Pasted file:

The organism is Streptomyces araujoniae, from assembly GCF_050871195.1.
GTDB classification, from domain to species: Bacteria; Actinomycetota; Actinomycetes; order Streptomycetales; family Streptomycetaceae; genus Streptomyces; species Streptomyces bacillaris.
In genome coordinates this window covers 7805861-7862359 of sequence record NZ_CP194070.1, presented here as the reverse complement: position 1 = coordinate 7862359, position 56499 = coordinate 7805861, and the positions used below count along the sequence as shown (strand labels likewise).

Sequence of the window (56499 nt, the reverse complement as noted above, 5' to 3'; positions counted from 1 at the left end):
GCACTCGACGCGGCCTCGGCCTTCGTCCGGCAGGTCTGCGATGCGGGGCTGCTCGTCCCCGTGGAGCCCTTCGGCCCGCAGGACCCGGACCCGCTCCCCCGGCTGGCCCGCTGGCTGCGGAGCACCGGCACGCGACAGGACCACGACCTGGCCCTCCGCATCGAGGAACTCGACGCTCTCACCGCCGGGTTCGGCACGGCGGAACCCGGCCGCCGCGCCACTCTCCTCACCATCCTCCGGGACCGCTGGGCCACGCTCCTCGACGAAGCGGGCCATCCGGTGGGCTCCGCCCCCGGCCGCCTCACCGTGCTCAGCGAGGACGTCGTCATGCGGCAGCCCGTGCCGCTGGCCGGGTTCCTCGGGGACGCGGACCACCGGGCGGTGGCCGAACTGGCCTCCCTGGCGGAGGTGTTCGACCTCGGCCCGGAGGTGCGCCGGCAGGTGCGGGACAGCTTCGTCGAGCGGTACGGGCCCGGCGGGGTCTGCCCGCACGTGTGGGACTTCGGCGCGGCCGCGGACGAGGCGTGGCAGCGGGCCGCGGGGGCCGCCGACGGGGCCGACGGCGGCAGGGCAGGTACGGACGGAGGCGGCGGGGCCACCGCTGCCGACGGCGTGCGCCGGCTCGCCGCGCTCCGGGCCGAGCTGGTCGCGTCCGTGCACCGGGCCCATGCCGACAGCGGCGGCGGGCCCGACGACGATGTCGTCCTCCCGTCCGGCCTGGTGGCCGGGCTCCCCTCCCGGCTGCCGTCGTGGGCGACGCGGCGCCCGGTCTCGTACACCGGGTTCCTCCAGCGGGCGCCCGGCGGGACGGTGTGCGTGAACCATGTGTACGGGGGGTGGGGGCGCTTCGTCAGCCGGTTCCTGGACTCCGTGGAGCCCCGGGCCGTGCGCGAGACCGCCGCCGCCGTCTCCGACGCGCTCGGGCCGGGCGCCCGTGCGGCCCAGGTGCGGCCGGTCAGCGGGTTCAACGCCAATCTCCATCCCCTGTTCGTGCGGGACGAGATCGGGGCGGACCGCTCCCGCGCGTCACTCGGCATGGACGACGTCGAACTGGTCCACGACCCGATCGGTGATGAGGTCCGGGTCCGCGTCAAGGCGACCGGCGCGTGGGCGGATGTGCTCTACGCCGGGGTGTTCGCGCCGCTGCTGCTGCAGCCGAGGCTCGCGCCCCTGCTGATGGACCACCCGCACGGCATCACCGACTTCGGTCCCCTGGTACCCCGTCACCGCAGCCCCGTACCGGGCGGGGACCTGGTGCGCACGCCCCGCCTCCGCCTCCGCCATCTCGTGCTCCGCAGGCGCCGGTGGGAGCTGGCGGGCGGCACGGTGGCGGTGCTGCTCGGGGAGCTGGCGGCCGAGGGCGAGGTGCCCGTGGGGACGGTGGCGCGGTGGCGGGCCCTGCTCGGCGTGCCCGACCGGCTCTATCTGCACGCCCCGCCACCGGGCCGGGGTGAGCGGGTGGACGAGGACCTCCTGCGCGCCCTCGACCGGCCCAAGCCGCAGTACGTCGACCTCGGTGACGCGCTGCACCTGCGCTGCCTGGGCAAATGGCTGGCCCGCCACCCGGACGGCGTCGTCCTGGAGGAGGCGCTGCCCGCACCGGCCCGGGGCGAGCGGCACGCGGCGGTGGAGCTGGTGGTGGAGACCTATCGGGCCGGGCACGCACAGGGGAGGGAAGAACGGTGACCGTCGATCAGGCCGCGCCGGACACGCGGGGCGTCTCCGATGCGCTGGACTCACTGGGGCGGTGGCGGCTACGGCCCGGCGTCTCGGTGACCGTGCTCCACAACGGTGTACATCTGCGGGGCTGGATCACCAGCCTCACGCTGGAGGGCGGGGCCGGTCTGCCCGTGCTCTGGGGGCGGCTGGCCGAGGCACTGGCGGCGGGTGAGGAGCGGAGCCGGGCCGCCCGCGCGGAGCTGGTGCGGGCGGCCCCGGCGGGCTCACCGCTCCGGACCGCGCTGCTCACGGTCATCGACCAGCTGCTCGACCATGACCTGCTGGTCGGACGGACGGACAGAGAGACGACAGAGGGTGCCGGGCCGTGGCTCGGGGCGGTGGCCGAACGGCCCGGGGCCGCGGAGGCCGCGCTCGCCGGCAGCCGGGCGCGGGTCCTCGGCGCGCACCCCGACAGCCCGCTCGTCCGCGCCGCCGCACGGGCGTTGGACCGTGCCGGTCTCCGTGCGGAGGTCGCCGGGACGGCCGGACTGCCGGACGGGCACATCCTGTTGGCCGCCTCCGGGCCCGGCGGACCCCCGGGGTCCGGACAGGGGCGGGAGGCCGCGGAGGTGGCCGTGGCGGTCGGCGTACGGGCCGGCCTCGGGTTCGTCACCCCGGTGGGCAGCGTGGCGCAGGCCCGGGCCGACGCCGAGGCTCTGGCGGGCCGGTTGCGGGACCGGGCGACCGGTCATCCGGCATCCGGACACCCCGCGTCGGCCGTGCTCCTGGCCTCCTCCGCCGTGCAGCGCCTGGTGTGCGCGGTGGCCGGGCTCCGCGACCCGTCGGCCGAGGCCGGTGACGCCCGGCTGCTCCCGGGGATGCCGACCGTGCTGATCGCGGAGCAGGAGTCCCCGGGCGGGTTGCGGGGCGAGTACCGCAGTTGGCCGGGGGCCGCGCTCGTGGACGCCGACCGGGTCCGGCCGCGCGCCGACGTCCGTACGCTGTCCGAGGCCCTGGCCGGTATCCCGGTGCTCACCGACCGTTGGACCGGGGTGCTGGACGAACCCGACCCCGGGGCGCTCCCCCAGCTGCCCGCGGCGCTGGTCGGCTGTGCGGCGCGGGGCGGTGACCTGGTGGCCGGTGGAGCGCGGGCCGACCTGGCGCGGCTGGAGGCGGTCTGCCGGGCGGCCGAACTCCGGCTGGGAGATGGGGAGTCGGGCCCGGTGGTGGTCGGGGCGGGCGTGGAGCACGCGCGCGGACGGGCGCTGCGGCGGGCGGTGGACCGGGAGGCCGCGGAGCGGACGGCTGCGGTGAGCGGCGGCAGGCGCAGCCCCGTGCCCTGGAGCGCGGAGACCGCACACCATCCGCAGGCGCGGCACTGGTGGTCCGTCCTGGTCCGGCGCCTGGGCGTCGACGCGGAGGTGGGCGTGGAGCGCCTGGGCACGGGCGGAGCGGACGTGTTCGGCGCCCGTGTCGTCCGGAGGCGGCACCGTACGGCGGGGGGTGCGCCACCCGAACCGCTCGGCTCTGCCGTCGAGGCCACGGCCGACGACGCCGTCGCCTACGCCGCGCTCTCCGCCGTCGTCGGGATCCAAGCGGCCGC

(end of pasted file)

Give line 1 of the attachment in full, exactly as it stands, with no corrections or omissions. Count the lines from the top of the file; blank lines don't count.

The organism is Streptomyces araujoniae, from assembly GCF_050871195.1.